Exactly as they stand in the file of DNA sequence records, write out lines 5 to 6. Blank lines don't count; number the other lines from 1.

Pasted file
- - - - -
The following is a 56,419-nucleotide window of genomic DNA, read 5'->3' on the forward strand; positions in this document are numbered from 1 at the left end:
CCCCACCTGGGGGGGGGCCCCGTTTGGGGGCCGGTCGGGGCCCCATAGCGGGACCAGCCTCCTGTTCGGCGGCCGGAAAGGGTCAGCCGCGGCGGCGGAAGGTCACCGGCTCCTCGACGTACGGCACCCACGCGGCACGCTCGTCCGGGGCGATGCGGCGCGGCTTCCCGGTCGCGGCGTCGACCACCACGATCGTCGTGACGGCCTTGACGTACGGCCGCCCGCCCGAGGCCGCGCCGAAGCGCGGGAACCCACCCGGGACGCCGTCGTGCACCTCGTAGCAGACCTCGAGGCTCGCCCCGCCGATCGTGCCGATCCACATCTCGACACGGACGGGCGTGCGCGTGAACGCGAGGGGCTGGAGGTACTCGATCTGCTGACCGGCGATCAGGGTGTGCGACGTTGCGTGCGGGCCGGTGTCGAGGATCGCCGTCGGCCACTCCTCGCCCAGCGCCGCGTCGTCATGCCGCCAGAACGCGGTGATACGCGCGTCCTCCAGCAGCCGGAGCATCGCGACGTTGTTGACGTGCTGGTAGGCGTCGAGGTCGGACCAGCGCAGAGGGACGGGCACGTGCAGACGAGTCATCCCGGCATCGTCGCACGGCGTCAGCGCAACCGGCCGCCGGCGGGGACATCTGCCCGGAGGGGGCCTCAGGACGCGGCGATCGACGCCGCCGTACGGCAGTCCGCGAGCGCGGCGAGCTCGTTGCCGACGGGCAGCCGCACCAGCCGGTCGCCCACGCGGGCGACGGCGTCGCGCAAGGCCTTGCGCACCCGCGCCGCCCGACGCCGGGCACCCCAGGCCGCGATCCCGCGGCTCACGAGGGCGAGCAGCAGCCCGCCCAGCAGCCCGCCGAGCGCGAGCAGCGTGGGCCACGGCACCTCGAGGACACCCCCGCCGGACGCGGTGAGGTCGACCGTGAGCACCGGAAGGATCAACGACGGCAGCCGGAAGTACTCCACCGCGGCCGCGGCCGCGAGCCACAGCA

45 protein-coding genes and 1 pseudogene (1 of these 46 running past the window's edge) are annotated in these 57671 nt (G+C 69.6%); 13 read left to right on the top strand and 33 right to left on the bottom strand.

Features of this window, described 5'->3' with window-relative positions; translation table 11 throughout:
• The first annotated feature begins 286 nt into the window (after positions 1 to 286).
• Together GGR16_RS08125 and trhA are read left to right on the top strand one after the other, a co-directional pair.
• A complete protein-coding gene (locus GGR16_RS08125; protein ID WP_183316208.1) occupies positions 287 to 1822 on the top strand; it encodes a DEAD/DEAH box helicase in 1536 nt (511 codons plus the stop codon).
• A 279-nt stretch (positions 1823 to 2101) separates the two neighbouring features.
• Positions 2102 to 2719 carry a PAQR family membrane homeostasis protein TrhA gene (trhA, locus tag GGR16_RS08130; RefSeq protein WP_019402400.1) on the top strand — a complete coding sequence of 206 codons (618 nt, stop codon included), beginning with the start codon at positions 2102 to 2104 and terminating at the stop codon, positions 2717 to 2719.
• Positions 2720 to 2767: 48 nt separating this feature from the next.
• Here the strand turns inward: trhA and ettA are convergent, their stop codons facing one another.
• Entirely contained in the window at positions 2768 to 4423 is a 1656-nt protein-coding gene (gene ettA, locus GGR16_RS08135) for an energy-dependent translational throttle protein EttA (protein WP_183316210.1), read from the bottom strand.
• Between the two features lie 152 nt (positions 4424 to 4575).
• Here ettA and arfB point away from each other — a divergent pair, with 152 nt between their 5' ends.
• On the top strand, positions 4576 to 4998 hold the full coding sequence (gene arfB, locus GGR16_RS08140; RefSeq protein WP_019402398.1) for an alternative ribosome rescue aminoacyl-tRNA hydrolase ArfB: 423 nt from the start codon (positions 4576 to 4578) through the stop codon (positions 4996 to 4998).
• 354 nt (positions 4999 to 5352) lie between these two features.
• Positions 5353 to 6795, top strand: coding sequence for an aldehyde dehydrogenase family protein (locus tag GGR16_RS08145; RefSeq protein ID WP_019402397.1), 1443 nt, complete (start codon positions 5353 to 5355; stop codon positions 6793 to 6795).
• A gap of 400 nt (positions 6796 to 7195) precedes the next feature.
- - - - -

• The first annotated feature begins 286 nt into the window (after positions 1 to 286).
• Together GGR16_RS08125 and trhA are read left to right on the top strand one after the other, a co-directional pair.